Boaz cleared his throat. He smelled of too much wine. "Here's the bargain. Lamsa came here looking for a wife. Here. I mean, to this house. My house. He remembered that I had five daughters. He is looking for a wife, you see, from Jerusalem. He is not finished having children, and he wants a wife from Jerusalem, which will add stature and authority to his descendants, since his people did not return from exile when the captivity ended. He came looking ... for you."

"No, Father! Not for me. I am the leftover daughter. The only one of five who is unmarried."

"That may be, but that made his choice easier."

"His choice?" Tears welled in Sarah's eyes.

Rebekah glanced nervously at Boaz. "Yes. He is a good man. A rich man."

"He lives eight months in a tent with sheep," Sarah protested. "Is this what you want for me?"

"Here is the bargain," Boaz reasoned. "His choice of my five daughters is you. No matter that your sisters are married. Lamsa chooses you. He came here for you. But he says ..."

Silence hung in the air like a large spider suspended from a web. Sarah looked from Rebekah to Boaz, then back again. "What?"

Boaz continued cautiously. "Lamsa says he will not force you to marry him. Will not force you to leave your family and go back to Gan Eden unless you are certain you want to go."

Sarah blurted, "Then it's settled. The answer is no!"

Rebekah clasped her hand. "Sarah, your last chance ..."

"No, Mother."


Excerpted from Take This Cup by Bodie Thoene, Brock Thoene. Copyright © 2014 Bodie Thoene and Brock Thoene. Excerpted by permission of ZONDERVAN.
All rights reserved. No part of this excerpt may be reproduced or reprinted without permission in writing from the publisher.
Excerpts are provided by Dial-A-Book Inc. solely for the personal use of visitors to this web site.

Meet the Author

Bodie and Brock Thoene are best-selling authors of over seventy works of historical fiction. Their timeless classics have sold more than thirty-five million copies in twenty-three languages and won eight ECPA Gold Medallion Awards. Visit them online at www.thoenebooks.com Facebook: Bodie-and-Brock-Thoene Twitter: @BodieThoene

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Take This Cup 3.8 out of 5 based on 0 ratings. 4 reviews.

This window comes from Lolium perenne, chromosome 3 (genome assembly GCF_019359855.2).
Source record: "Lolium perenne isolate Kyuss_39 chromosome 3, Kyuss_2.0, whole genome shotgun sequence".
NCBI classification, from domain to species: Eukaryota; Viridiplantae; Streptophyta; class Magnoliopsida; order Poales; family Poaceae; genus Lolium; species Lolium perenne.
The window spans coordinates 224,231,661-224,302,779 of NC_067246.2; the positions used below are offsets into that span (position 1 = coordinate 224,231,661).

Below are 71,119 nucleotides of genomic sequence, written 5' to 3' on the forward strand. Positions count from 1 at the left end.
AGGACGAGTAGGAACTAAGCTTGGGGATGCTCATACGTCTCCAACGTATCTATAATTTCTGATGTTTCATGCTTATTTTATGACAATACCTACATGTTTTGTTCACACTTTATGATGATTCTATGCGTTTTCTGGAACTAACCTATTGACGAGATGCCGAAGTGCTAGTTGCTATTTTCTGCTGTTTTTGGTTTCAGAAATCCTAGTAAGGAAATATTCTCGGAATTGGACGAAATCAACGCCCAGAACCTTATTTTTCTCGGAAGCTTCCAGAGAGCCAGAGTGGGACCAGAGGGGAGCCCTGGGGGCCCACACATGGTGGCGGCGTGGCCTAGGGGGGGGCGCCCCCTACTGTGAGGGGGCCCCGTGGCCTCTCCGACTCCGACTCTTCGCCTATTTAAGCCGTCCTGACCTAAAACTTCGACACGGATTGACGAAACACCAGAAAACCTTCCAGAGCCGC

britkirk More than 1 year ago
Though there have been many stories about the Cup of Christ, the Holy Grail, after the Last Supper, this is the first imaginative account of the Cup’s previous history and significance. Nehemiah, the young son of a Jewish woman, a weaver from Jerusalem, is born and raised among the Jews who didn’t return to Jerusalem from the Exile. Educated by Rabbi Kagba, one of the magi present at Jesus’ birth thirty years earlier, Nehemiah grows up with the expectation of a soon-coming Messiah. Could the Yeshua of Nazareth, who is walking the earth, reportedly doing miracles, be that Messiah? When young Nehemiah must travel the long caravan road to Jerusalem, he is charged with an unusual mission—to carry a mysterious object back to the holy city of Jerusalem . . . an object whose reappearance heralds the Messiah’s arrival. Nehemiah arrives in Jerusalem just as the final events of Jesus’ earthly ministry are coming to a climax: the Feast of Dedication, the Triumphal Entry, the last cleansing of the Temple, and culminating at the Last Supper in the Upper Room. Only Nehemiah understands the true sacrifice that is to come as he makes the cup worthy of his Savior. Author Bio Bodie and Brock Thoene are bestselling authors of over sixty-five works of historical fiction. Their timeless classics have sold more than thirty-five million copies and won eight ECPA Gold Medallion Awards. My Review When I received this book I had no idea it was a part of a series and I was slightly disappointed. However, I was pleasantly surprised to find this novel can be read on its own and still understand the book. Nehemiah who is an eight year old boy has grown, working with sheep and listening to the stories his parents told. The plot focus mainly on the cup before it earns its reputation as the Holy Grail. This novel does a very good job of connecting many bible references to the fiction story: Lazarus’s resurrection, the Last Supper, and many of Jesus's parables. I was also happy to see that all biblical references are noted in the back if the book. This novel was very well written and I enjoyed reading it, I will definitely go back and read the book that comes before Take This Cup. Disclosure of Material Connection: I received this book free from the publisher through the BookLook Bloggers book review bloggers program. I was not required to write a positive review. The opinions I have expressed are my own. I am disclosing this in accordance with the Federal Trade Commission’s 16 CFR, Part 255 : “Guides Concerning the Use of Endorsements and Testimonials in Advertising.”
Treenz More than 1 year ago
I have long been a fan of Bodie and Brock Thoene, particularly their Zion Chronicles and Zion Covenant. It has been many years however, since I have picked up a book by them and this was the one.  On receiving the book it quickly came to my attention that it was part two in a series which was a bit annoying, however to read, it doesn't appear to be continuing on from another book - so it seems to stand alone well enough.In typical Thoene style, I was drawn in on the first chapter however I found the story very slow moving.  I like how the story, though fiction, linked in to meeting Jesus and had many references to the Bible throughout.  For me it's a good story but not anything amazing. Please Note: Book Look sent me a copy of this book to review. This review is not influenced by anyone else - it is my own.
Anonymous More than 1 year ago
Love these authors! Never been disapointed. Another well writen book! Waiting for the next?
Anonymous More than 1 year ago